Like lumber, metal has its own grain, also known as its fiber flow. The finer the grain, the higher quality the material is. And the better that grain follows the shape of its part, the stronger the part will be. For example, when machine forging, the metal’s grain is preset, typically traversing side to side, resulting in a wheel in which its grain may flow any number of directions once cut. Mold-form forging shapes the wheel through compression using a series of dies so that its grain flows according to the shape of the wheel’s rim and spokes, allowing it to remain continuous, resulting in an impressive strength-to-weight ratio. In other words, RAYS is able to take a hunk of aluminum and shape it into what roughly looks like a TE37 without any cutting. They place a significant emphasis on the metal’s grain and claims for it being the most critical element of a properly forged wheel.

To put it simply, Ray's takes a chunk of aluminum and forge it into the shape of a TE37 with zero cutting, allowing the metal grain to flow with the shape of the wheel.

Special Machinery

Part of what allows Rays Engineering to accomplish this special construction process is its special machinery. Their special RM8000 die forging machine is the strongest forging machine in Japan and one of the strongest in the entire world. This machine applies up to 10,000 tons of force to the material to achieve the target shape, density, and grain flow.

How it's Made

The process of making a Volk Racing wheel starts with a raw aluminum disc which is heated to nearly 900f. The aluminum disc is then compressed and forced into the rough shape of the desired wheel design. The next step involves more specific forging to create the fine details of the wheel through forging rather than cutting.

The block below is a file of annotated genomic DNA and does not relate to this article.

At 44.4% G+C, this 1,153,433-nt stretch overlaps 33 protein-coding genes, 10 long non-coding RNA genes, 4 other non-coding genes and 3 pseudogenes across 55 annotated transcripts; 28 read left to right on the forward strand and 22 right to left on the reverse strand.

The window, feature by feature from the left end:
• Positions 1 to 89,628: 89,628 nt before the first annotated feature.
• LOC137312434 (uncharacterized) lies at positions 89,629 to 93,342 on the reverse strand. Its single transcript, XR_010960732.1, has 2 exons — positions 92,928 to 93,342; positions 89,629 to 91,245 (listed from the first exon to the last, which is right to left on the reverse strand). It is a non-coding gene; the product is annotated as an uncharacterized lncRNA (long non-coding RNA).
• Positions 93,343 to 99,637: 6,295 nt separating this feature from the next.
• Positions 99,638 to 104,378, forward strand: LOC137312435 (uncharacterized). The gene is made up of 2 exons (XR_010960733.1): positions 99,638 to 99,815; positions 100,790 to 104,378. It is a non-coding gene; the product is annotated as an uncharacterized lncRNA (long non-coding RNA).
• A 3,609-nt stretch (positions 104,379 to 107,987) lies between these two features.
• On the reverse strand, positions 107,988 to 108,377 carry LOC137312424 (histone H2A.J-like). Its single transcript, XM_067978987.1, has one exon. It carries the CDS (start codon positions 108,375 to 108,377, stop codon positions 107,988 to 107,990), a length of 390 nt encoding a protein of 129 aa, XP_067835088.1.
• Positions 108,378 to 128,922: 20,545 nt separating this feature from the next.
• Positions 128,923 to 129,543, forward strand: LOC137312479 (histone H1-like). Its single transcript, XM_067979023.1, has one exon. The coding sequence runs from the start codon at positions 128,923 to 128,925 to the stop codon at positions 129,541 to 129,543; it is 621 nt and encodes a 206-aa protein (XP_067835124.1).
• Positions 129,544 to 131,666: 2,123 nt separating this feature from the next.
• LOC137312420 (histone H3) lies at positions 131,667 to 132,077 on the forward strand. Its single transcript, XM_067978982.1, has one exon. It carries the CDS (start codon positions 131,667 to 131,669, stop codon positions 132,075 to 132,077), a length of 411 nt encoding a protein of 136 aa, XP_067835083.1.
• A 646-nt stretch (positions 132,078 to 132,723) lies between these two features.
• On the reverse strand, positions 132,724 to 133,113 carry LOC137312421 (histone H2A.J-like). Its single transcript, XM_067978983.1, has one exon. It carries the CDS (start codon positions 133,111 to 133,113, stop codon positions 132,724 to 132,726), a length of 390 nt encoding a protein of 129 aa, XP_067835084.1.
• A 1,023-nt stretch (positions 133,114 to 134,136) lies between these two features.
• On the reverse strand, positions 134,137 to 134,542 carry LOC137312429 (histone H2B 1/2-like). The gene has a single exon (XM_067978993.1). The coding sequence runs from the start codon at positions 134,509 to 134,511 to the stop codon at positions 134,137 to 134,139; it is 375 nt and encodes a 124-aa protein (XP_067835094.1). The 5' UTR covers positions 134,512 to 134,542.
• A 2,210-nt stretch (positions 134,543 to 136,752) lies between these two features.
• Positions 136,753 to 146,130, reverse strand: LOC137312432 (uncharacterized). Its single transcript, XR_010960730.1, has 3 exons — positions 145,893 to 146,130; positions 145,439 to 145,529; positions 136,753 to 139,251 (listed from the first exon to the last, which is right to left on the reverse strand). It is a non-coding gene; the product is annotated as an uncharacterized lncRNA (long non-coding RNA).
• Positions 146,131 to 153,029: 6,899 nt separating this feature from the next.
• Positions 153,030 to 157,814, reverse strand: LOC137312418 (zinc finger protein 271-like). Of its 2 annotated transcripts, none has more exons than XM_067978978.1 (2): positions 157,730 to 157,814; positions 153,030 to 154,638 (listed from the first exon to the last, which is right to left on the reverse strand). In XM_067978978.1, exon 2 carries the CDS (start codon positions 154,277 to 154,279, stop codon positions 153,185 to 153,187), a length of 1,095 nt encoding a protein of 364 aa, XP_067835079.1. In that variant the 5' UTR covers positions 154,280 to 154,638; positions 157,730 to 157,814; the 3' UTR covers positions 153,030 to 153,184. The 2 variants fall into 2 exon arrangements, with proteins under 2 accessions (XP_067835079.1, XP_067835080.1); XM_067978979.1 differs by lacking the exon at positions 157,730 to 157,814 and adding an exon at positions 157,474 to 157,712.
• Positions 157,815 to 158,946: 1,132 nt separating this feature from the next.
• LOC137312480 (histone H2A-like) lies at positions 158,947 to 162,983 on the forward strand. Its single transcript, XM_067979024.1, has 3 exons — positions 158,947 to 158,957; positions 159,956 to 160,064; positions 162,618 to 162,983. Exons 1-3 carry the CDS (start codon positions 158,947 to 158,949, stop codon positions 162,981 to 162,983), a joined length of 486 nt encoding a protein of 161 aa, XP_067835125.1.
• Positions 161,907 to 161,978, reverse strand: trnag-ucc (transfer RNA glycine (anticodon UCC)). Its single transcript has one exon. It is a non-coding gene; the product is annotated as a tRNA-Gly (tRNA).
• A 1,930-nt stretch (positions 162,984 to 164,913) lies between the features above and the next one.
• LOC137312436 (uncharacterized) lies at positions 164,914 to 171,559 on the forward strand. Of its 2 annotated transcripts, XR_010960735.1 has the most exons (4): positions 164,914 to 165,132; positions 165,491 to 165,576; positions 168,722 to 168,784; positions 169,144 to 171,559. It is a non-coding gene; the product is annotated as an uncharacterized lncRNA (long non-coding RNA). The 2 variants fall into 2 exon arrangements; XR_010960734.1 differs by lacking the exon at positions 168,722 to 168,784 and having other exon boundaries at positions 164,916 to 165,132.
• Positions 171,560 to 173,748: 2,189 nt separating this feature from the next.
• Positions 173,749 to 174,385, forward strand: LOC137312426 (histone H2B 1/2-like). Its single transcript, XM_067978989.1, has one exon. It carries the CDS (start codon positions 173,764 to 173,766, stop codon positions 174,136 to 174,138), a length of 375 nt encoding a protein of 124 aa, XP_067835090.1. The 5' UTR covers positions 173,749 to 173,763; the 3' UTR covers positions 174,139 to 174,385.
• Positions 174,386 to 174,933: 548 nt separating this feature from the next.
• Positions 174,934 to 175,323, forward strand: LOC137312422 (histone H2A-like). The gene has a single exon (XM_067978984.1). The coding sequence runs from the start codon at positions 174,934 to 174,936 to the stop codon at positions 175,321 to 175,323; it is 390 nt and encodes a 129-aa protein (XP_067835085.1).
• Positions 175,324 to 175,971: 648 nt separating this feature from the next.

With the rough shape of the wheel created from an aluminum disc, the RM8000 machine stretches the rim with up to 10,000 tons of force. Following the rim stretching process, the area between the spokes is punched out and then another process creates the inner rim.

With the shape of the wheel creating, a special heat-treating process is used to finalize the forging. With the forging complete, the wheel is machined to create the fine details, lug pattern, valve stem hole, and any weight-reducing cuts. Last, a shot-peening process is used to further increase strength before the wheel is painted.

The Ultimate Test

Once manufactured, a number of tests are performed to ensure that when your 240SX ends up on the side of the road, it doesn’t have anything to do with your wheels. First, one million radial load fatigue testing rotations ensure wheel strength and endurance. Here, the wheel is fixed to a hub and spun with bending stresses applied to discover potential cracking or deformation. Next, a 13-degree impact test determines proper air retention and confirms overall wheel strength. Engineers drop the wheel and tire assembly from a fixed height and specified angle to simulate curb contact. A similar 90-degree impact test is then conducted, which determines whether or not damage may occur due to potholes or other types of road impact, and gives engineers another chance to chuck wheels into the air. Finally, a drum endurance test ensures the durability of the rim itself. Again, the assembly is mounted to a jig where a minimum of 500,000 rotations are applied. RAYS even test its wheel coatings, exposing them to ultraviolet radiation as well as a series of procedures to ensure against peeling, chipping or scratching. Although JWL (Japan Light Alloy Wheel Standards) calls for minimum standards by which all of these tests must be conducted, RAYS has developed its own criteria (JWL+ R), that are more strict for the high-performance use most of its wheels are subjected to.

TE37 vs TE37SL

Two of the most popular version of the TE37 are the original TE37 and the TE37SL. Both wheels are incredibly similar and upon first glance look identical other than available finishes, but there are a few key differences between both wheels.

The "SL" in "TE37SL" stands for "Super Lap". Rays Engineering specifically designed the TE37SL for track use and put an emphasis on reducing weight as much as possible. They achieved this by putting small cuts on the back of the spokes to reduce weight and machining out the area where the center cap would be. The result is a weight reduction of up to 400 grams.

Vivid Racing carries every Volk Racing wheel currently available, including the TE37, TE37SL, TE37 Saga, TE37 Ultra, CE28, CE28N, CE28SL, G50, G25, and many more!

Other Volk Racing TE37 Variants: